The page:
Wednesday 24 January
Commons culture, media and sport committee publishes its report on the financial management of the London 2012 project. They are not happy. As well as the £900m increase in costs, taking the projected total bill to £3.3bn, the committee questions whether the legacy of economic benefits and improved participation in sport will be delivered. Meanwhile, police plans to fingerprint and iris-scan construction workers on the Olympic site are apparently being discussed with London 2012 organisers. With the Premier League’s income for the 2007-10 seasons set to total £2.7bn, Blackburn Rovers are considering using some of the Premier League income to reduce ticket prices. A public enquiry into the proposals to build a indoor winter sports centre in a Suffolk quarry opens but the developer’s case for the £350m, 120 hectare project is undermined a few hours later when snow start to fall from the sky free of charge. As London prepares to welcome the Tour de France’s grand depart in July, the drug-fuelled meltdown of professional cycling continues with Johan Museeuw, Belgium’s now-retired boy wonder, admitting that many of his achievements were artificially enhanced.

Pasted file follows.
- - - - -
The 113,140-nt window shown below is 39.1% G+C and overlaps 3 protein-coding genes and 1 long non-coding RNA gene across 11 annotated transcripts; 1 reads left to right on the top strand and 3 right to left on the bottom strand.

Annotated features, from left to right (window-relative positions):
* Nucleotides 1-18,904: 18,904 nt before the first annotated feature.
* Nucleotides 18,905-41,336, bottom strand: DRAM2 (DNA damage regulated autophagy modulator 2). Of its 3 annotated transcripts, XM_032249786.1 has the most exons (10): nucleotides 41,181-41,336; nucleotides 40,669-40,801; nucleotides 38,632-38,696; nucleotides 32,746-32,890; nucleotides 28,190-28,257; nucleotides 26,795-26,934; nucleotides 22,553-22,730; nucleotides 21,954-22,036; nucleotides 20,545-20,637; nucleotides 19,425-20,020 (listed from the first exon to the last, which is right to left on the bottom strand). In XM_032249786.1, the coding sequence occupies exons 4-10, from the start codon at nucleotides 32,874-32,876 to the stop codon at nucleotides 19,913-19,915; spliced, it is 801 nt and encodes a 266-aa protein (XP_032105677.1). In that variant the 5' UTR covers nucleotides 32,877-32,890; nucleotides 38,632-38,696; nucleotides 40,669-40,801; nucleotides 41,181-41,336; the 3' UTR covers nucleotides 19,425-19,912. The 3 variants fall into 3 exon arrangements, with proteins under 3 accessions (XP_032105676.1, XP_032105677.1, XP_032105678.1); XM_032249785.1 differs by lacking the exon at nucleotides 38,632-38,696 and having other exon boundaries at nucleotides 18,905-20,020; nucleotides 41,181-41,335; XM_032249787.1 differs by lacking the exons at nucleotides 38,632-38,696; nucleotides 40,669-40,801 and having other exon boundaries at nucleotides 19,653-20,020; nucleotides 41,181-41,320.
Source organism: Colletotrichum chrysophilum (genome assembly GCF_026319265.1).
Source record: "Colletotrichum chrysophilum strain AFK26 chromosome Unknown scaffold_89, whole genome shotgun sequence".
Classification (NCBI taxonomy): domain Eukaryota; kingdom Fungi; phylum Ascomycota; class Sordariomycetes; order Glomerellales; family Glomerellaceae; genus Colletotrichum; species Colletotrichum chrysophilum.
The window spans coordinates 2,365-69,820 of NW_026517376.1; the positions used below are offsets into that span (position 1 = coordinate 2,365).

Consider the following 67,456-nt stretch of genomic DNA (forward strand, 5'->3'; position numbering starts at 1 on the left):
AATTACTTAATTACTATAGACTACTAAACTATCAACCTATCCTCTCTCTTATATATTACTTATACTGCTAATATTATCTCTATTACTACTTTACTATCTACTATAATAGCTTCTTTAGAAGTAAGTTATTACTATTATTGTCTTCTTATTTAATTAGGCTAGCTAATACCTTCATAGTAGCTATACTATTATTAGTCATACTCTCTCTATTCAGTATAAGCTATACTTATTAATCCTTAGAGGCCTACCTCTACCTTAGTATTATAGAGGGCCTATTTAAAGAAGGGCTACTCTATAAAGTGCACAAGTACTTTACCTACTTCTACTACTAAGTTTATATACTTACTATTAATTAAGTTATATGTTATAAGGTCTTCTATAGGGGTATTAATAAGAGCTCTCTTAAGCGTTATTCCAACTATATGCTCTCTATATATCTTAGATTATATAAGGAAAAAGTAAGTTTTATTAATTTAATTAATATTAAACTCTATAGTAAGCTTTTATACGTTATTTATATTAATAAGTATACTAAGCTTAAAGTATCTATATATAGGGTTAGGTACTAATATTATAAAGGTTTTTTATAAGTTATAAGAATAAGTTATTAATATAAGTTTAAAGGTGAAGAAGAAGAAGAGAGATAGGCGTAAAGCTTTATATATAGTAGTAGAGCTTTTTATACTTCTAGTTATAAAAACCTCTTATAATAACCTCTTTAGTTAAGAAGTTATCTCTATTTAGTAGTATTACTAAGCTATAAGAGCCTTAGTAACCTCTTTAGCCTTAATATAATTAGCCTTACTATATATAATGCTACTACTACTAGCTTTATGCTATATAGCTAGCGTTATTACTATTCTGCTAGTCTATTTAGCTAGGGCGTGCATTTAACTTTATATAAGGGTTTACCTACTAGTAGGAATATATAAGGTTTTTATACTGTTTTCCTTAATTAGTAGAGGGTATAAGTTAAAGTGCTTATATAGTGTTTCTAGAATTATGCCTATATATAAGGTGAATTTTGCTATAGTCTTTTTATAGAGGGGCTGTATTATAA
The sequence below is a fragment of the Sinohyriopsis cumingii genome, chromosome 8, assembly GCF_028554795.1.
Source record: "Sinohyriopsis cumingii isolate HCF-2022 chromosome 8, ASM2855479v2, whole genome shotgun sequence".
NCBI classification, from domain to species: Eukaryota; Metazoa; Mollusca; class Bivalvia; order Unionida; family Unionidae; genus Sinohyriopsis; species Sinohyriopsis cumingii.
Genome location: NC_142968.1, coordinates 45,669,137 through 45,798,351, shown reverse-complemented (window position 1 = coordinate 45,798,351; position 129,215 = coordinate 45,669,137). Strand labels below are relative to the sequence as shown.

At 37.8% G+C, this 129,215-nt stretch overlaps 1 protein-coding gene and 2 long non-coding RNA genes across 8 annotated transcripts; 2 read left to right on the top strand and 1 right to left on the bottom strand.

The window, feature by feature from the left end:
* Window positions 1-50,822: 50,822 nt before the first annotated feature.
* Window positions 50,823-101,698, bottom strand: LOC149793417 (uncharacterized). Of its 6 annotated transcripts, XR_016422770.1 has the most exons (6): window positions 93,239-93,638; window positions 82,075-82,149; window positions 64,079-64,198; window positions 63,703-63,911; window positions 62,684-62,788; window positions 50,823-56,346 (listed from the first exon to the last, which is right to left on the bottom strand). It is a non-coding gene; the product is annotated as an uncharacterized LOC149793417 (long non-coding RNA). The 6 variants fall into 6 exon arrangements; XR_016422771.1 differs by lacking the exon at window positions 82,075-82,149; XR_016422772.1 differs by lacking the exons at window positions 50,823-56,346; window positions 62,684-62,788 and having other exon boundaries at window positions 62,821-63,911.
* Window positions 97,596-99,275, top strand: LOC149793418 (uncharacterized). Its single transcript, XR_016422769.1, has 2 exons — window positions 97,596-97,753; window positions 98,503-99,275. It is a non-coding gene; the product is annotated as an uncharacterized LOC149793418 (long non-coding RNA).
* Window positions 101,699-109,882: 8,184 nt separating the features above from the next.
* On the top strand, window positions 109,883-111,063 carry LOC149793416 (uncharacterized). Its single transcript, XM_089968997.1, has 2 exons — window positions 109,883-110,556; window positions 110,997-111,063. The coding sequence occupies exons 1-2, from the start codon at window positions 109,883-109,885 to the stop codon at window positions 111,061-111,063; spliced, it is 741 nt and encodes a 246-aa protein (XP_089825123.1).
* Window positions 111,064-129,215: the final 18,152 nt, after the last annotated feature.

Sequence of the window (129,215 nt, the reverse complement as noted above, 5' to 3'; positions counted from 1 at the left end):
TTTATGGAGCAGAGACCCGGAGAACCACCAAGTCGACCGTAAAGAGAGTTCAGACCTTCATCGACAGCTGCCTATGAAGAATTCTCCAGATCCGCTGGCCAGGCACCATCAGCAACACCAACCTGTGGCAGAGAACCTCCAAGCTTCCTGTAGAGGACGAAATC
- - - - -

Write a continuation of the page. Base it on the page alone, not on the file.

Thursday 25 January
The Commons public accounts committee calls for the appointment of an obesity tsar to get some urgency into the government’s anti-obesity programme for children. The committee rather touchingly suggests that the three departments involved – health, education and the DCMS – might like to work more closely together. A report in Nature suggests that switching the UK to central European time would save in £485m a year and 170,000 tonnes of carbon dioxide emissions by virtue of not having to turn the lights on until tea time.

Friday 26 January
Market analysts Datamonitor reports that children in the UK spend £100 a year on sweets and fizzy drinks. LOCOG is pondering the implications of this news on their sponsorship plans when the latest challenge arrives in the 2012 in-tray: residents expressing concerns about potential danger of testing the Olympic site for radioactive nuclear waste.

Sat 27 January
Serena Williams puts Roger Draper’s task at the LTA into perspective by messing about for a year acting, modelling and dress-designing, and then popping down to Melbourne to win a grand slam title.

Tuesday 30 January